Las Vegas officials should be ready to implement layoffs in case the city and employee unions can’t agree on how to slow the growth in personnel costs, City Council members said today.
Mayor Oscar Goodman said department heads should have a plan ready to cut 5 percent of their staffs if other efforts to make up a projected $150 million shortfall in the next five years aren’t enough. He did not specify if the cuts would be in the next fiscal year or in the current one.
The economic slowdown has hit public revenues in a big way. The impact in Las Vegas is being felt now in the consolidated sales tax, which provides about half of the city’s operating budget, and collections have been dropping for more than a year.
City officials are trying to get the four unions that represent most city employees to rework their contracts so that salary and benefit costs don’t grow as much as they’re projected to now. The unions have hired an accountant to review the city’s finances. The firefighters union contract is up for new negotiations next month, while the others have at least a year left.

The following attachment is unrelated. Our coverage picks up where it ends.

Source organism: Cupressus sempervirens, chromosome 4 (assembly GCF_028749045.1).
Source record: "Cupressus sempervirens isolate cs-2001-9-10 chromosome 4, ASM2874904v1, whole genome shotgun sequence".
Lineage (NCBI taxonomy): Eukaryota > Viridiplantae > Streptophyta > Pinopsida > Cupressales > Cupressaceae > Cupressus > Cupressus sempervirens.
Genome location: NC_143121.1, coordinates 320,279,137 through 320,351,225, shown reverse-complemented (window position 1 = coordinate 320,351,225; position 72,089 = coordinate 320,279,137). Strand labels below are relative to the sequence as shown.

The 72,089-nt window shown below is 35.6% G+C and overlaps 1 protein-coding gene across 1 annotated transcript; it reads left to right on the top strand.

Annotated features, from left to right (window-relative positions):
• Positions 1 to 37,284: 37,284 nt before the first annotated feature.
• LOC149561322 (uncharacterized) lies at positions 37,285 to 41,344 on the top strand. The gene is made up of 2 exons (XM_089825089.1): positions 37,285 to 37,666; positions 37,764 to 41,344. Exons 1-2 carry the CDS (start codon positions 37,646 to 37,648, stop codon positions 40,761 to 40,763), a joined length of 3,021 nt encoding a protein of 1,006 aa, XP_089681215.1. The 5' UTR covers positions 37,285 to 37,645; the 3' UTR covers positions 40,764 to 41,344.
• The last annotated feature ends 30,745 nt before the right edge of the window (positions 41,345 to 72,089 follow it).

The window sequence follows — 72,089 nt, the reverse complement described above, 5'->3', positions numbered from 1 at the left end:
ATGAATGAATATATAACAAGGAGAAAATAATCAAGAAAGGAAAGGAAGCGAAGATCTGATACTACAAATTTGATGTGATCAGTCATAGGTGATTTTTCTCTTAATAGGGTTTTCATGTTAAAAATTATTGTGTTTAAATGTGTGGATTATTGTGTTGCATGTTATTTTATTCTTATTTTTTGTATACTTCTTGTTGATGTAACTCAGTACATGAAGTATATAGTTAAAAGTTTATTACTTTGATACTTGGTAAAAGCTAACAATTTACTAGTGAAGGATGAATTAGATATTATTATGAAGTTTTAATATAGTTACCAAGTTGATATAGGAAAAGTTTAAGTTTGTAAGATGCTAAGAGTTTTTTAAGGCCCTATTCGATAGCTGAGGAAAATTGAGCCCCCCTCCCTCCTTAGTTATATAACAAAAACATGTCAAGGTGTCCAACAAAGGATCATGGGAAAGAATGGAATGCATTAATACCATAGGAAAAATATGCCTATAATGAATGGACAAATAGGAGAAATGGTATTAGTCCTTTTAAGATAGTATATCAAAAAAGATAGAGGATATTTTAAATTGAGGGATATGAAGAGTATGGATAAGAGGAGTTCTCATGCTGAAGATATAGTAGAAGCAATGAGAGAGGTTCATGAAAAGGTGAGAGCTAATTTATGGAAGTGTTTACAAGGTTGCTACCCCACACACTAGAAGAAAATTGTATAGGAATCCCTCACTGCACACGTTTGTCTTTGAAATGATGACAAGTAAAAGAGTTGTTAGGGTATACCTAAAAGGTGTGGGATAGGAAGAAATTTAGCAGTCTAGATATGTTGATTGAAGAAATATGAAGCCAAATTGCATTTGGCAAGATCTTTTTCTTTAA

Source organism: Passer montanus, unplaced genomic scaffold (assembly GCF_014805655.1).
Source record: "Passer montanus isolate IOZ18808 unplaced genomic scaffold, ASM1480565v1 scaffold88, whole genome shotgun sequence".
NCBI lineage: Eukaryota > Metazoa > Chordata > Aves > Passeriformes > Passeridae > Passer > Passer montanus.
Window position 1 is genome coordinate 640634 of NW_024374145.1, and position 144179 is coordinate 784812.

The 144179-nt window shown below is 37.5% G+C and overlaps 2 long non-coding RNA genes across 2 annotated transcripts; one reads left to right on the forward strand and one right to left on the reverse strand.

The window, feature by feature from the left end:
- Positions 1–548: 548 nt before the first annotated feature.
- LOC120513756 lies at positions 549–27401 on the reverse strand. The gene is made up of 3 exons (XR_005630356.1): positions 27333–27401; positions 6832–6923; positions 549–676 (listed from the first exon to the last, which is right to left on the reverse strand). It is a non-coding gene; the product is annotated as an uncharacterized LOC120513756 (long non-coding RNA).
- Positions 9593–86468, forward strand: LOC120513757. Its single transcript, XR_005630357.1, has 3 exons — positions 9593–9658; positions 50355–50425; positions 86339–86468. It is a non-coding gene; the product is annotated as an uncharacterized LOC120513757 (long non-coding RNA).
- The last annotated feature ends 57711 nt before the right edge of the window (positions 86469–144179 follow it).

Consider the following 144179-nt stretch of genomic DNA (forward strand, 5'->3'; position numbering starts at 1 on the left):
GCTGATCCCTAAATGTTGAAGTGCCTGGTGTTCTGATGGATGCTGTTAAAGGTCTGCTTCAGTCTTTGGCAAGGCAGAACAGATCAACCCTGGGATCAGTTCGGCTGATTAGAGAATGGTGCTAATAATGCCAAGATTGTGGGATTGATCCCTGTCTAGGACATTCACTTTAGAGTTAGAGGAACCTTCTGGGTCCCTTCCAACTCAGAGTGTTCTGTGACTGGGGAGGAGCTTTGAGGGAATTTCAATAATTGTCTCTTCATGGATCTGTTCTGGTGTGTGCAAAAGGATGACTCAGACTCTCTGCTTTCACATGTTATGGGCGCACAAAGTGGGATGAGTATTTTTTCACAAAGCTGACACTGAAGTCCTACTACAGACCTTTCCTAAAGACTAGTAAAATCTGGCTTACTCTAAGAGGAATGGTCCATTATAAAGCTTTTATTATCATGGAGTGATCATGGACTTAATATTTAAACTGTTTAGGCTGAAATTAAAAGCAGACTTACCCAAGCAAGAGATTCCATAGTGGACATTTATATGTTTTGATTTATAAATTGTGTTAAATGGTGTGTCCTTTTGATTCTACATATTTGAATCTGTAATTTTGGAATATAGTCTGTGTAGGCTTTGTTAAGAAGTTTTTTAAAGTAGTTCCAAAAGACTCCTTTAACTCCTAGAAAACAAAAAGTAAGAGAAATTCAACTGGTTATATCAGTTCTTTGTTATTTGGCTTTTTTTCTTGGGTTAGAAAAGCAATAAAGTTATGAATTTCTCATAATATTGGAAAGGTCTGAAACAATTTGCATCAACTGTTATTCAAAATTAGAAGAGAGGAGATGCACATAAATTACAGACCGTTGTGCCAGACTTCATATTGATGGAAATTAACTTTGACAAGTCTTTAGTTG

Other cost cutting measures, including holding positions vacant and consolidating some departments and functions, have already been implemented. But concessions from labor are necessary, council members and staff said.
"The old mindset … is the biggest change in the culture that we have to get to," said Councilman Larry Brown. "The future public service agency and public service employee will be different than it was 30 years ago."
He and other council members referred to layoffs as a "last resort."
Goodman scheduled a Jan. 7 update, and said he had wanted the unions to be ready to agree to negotiations today.
That’s not providing enough time, countered Tommy Ricketts, who is president of the largest city union, the Las Vegas City Employees Association.
The review won’t be done until the end of the month, and members will need time to assess the findings, he said.
"My membership deserves the verification of the city’s numbers," he said. "Now, by all means, if we have to do something, we’ll do it. We’ll do what we have to do in the long run to protect our jobs."
Goodman said "time is of the essence."
"I do expect to have answers then," he said. "If we don’t have answers — and this isn’t a threat — we have to be prepared as to what we’re going to do as a city."
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